Milton Hershey School Homecoming Through the Years
In 1930, a group of Hershey Industrial School alumni met to form a Hershey Industrial School Alumni Association. Superintendent George E. Copenhaver appointed Arthur R. Whiteman ‘27 as President.
The first Hershey Industrial School alumni banquet was held on June 5, 1931, at the Hershey Inn. Milton S. Hershey said a few words and asked the alumni to be his guests the following year at his High Point Mansion home, and the Hershey Country Club. This invitation was heartily excepted by all.
In 1936, the student-produced School Industrialist publication reported that, “Mr. M.S. Hershey became quite reminiscent in the course of his talk, taking his listeners back some seventy-two years to the time when he, as a boy of seven, went to school in a one-room schoolhouse, which was situated on the site of the present Community Building, of the development of the community of Hershey to the heights it has now reached. He also remarked: ‘Boys, in all of your dealings, be honest with yourself [and] with others.’”
The homecoming banquet in 1941 was held on Founders Day, Nov. 15, and was reported to be the biggest and best yet placed on record. Milton Hershey attended the banquets in the 1940s and always spoke a few words.
A different atmosphere prevailed at homecomings in the mid-1940s with many alumni serving overseas in World War II. There was no homecoming football game in 1942.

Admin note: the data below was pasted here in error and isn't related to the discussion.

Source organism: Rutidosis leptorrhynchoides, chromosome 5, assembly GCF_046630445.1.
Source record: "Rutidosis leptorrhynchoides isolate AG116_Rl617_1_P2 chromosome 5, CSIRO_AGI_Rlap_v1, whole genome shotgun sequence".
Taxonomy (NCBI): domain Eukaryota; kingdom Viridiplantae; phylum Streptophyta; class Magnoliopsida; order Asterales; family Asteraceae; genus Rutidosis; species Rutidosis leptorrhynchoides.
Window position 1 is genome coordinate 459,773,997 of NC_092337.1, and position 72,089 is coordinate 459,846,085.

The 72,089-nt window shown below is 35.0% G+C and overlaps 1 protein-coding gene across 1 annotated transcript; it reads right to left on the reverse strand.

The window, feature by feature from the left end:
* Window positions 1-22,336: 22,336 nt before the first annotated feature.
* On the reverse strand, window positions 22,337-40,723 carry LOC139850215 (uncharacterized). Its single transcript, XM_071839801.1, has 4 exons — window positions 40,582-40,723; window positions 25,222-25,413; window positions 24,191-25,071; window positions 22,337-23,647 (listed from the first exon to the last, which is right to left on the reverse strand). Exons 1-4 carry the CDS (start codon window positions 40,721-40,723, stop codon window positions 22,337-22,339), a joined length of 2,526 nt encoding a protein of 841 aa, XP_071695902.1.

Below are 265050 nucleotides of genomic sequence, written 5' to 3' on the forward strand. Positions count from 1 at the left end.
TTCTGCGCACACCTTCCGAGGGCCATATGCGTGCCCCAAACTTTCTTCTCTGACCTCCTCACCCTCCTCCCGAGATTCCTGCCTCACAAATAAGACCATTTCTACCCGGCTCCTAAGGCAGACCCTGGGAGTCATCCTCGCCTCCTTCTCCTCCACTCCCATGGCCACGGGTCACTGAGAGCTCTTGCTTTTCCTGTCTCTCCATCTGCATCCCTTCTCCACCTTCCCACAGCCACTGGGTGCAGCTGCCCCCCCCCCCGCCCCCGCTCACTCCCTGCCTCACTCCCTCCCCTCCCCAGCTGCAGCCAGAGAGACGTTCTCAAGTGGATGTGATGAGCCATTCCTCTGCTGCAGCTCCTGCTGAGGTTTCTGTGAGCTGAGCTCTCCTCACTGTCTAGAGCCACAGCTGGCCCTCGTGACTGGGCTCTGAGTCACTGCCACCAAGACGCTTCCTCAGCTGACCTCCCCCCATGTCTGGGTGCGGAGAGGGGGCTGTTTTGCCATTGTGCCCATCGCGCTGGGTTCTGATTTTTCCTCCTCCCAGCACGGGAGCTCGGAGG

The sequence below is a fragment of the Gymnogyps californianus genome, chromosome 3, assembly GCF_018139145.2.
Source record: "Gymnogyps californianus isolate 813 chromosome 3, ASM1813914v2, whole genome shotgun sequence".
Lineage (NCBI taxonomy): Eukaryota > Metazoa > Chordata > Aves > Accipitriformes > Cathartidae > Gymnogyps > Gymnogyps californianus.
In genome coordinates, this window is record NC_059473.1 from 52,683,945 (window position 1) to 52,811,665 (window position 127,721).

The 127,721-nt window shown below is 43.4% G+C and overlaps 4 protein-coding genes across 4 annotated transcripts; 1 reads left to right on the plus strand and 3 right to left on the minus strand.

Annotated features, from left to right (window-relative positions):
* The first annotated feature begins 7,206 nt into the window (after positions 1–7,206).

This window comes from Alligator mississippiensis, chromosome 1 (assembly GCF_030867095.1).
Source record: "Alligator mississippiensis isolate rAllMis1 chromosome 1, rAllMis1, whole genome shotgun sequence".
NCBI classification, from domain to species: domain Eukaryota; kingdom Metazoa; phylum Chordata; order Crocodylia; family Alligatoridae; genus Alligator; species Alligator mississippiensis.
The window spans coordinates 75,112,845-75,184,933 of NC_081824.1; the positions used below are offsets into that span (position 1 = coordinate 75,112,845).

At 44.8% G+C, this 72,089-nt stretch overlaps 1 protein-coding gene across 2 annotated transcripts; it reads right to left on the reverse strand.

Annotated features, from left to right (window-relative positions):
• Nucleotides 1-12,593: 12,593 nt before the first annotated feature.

The School Industrialist reported that, “furloughs are a hard-to-get thing. The overcrowded conditions of transportation facilities will keep others away. And the rush of production in factories will prohibit still others from being present. But some of you will manage to make the trip and spend a day of cheer and fun and see many member and friends you haven’t seen for a year or more.”
The school and alumni celebrated the 50th anniversary of Milton Hershey School in 1959 and “in the opinion of many alumni, will go down in history as the best in the first 50 years of MHS history.”
Festivities included the presentation of the Milton and the Boy statue which was installed in the entrance of the Junior-Senior High School (now Catherine Hall) in 1960, the annual business meeting, and a dance in the Hershey Arena that was open to the public. A parade featured a float built by the students and the United States Air Force drill team as special guests. Each alumnus received a 50th anniversary commemorative plate.
Homecoming 1970 was combined with the dedication of Founders Hall on Sept. 13, Milton Hershey’s birthday. Alumni celebrated at the Cocoa Bean football game and with a banquet held in the Camelot Room.
As part of the school’s centennial celebration, homecoming 2009 featured a birthday celebration for students, alumni, staff, and families at Hersheypark Arena, featuring performances by alumni James Longacre ‘67, David Plaine ‘68, and April (Humphries) Hall ‘88.
Regardless of its time in history, homecoming at Milton Hershey School is like no other—for it is coming home for our thousands of alumni.
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Milton Hershey expressed this in an article in Liberty Magazine, Sept. 13, 1924. “We tried to make it just as real a home as possible, and, to make them [the students] happy.”